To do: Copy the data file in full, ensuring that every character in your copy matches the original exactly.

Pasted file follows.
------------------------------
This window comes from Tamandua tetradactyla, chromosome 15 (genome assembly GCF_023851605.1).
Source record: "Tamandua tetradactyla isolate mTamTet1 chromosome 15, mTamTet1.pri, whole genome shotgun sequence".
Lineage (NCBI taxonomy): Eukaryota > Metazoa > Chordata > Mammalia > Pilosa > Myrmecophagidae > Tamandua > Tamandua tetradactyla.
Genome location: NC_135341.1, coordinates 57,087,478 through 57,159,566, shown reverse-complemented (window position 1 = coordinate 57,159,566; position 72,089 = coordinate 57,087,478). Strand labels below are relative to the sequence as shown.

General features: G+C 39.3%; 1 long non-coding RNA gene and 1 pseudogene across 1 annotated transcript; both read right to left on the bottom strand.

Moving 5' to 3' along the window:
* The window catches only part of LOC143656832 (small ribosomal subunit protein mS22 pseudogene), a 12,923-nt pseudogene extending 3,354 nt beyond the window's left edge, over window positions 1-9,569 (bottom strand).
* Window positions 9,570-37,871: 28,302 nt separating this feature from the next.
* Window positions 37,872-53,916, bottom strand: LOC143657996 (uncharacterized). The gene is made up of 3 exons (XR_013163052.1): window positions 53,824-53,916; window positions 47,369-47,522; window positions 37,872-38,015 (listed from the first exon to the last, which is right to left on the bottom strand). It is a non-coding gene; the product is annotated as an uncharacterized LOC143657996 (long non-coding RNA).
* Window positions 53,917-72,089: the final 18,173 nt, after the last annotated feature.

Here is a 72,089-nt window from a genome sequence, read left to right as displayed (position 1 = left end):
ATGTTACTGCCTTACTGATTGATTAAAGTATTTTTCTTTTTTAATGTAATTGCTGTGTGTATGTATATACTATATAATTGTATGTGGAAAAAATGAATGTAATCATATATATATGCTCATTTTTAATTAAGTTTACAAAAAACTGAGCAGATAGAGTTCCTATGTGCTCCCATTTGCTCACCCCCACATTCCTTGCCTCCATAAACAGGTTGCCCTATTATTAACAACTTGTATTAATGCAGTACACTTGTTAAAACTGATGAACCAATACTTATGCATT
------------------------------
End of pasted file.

This window comes from Tamandua tetradactyla, chromosome 15 (genome assembly GCF_023851605.1).
Source record: "Tamandua tetradactyla isolate mTamTet1 chromosome 15, mTamTet1.pri, whole genome shotgun sequence".
Lineage (NCBI taxonomy): Eukaryota > Metazoa > Chordata > Mammalia > Pilosa > Myrmecophagidae > Tamandua > Tamandua tetradactyla.
Genome location: NC_135341.1, coordinates 57,087,478 through 57,159,566, shown reverse-complemented (window position 1 = coordinate 57,159,566; position 72,089 = coordinate 57,087,478). Strand labels below are relative to the sequence as shown.

General features: G+C 39.3%; 1 long non-coding RNA gene and 1 pseudogene across 1 annotated transcript; both read right to left on the bottom strand.

Moving 5' to 3' along the window:
* The window catches only part of LOC143656832 (small ribosomal subunit protein mS22 pseudogene), a 12,923-nt pseudogene extending 3,354 nt beyond the window's left edge, over window positions 1-9,569 (bottom strand).
* Window positions 9,570-37,871: 28,302 nt separating this feature from the next.
* Window positions 37,872-53,916, bottom strand: LOC143657996 (uncharacterized). The gene is made up of 3 exons (XR_013163052.1): window positions 53,824-53,916; window positions 47,369-47,522; window positions 37,872-38,015 (listed from the first exon to the last, which is right to left on the bottom strand). It is a non-coding gene; the product is annotated as an uncharacterized LOC143657996 (long non-coding RNA).
* Window positions 53,917-72,089: the final 18,173 nt, after the last annotated feature.

Here is a 72,089-nt window from a genome sequence, read left to right as displayed (position 1 = left end):
ATGTTACTGCCTTACTGATTGATTAAAGTATTTTTCTTTTTTAATGTAATTGCTGTGTGTATGTATATACTATATAATTGTATGTGGAAAAAATGAATGTAATCATATATATATGCTCATTTTTAATTAAGTTTACAAAAAACTGAGCAGATAGAGTTCCTATGTGCTCCCATTTGCTCACCCCCACATTCCTTGCCTCCATAAACAGGTTGCCCTATTATTAACAACTTGTATTAATGCAGTACACTTGTTAAAACTGATGAACCAATACTTATGCATT